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What importance does the EU’s proposal for the Digital Markets Act have for democracy? Alexandru Circiumaru, EPD’s former Digital Policy Officer, explores the topic in this article.

The European Commission’s work to establish Europe’s digital decade is well under way. After the Digital Strategy and the White Paper on AI, in December 2020 the Commission published its proposal for the ‘Digital Services Act’ (DSA), as well as the proposal for the ‘Digital Markets Act (DMA). In broad terms, the DMA seeks to regulate the behaviour of big online platforms (called ‘gatekeepers’) so as to ensure that the markets in which they operate remain fair and competitive. To this end, the DMA gives the Commission powers to carry out market investigations in order to identify gatekeepers and impose remedies where their behaviour breaches one of the obligations provided in the Act.

While the DSA has received a lot of attention from civil society, so far, few attempts have been made to assess the impact of the DMA on democracy. In order to do this, three specific issues should be considered: (1) popular control; (2) ‘on-line self-determination’ and digital sovereignty; and (3) competition and choice. While this list is not exhaustive, it presents some of the most important areas of interplay between the scope of the DMA and core tenets of modern democracy. 

1. Popular control

It is a fundamental principle of democracies that power should reside in the hands of the people. A ramification of this principle is the idea that the people could have at least some control over what is happening to them. The digital age highlights the existing gaps in the legal framework of various states that certain market players have taken advantage of to entrench their dominant position and increase their profits. Under the current framework, authorities have limited tools to address these issues, as the competition rules in place have been adopted before the emergence of the digital economy. In practice, this means that major digital companies like Google can behave in ways that impact millions of people without an effective accountability and oversight mechanism in place.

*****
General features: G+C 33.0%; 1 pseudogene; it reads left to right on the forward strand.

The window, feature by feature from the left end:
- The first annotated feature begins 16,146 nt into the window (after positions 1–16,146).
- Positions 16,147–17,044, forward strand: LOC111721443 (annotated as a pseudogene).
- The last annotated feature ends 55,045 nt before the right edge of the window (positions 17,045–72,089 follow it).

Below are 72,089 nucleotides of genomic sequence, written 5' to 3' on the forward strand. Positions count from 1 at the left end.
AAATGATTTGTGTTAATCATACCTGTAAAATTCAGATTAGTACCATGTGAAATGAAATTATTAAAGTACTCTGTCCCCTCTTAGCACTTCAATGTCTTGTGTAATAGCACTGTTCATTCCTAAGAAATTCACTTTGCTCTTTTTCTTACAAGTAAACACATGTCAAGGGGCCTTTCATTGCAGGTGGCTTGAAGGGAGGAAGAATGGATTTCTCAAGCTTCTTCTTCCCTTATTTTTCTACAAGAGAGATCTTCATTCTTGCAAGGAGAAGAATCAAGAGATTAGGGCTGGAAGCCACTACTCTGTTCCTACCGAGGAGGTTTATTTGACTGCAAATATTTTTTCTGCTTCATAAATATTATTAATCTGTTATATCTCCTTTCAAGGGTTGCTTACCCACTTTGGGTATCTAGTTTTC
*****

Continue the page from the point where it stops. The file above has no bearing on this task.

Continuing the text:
The DMA seeks to bring the behaviour of gatekeeper platforms under the oversight of a public authority. It provides a number of positive (things that must be done) and negative obligations (things which cannot be done), and gives the power to the Commission to intervene and impose remedies as well as penalties of up to 10% of the company’s total worldwide annual turnover. Through public institutions, the DMA has the potential to bring the behaviour of gatekeepers within the control of elected representatives, by providing clear obligations about what gatekeepers are and are not allowed to do. 

2. Online self-determination and digital sovereignty

As digital technologies are taking over the world, it is increasingly important to safeguard the rights of internet users, including what is happening to their data. The term ‘online self-determination’ is here used to express the idea of control of an internet and internet-based services user over the way in which they use these tools, and the consequences this has. Similarly, at the state level, the need for ‘digital sovereignty’ is becoming increasingly important. In the words of the Commission, digital sovereignty means that the EU will be able to set its own standards rather than follow the standards of others. While on the face of it this can be seen as a state-level issue, the nature of the digital age is such that non-state actors have an important role in setting rules and influencing standards. Both the online self-determination of citizens and the digital sovereignty of states relate closely to the need for popular and institutional control, and the exercise of fundamental freedoms – essential components for democracy.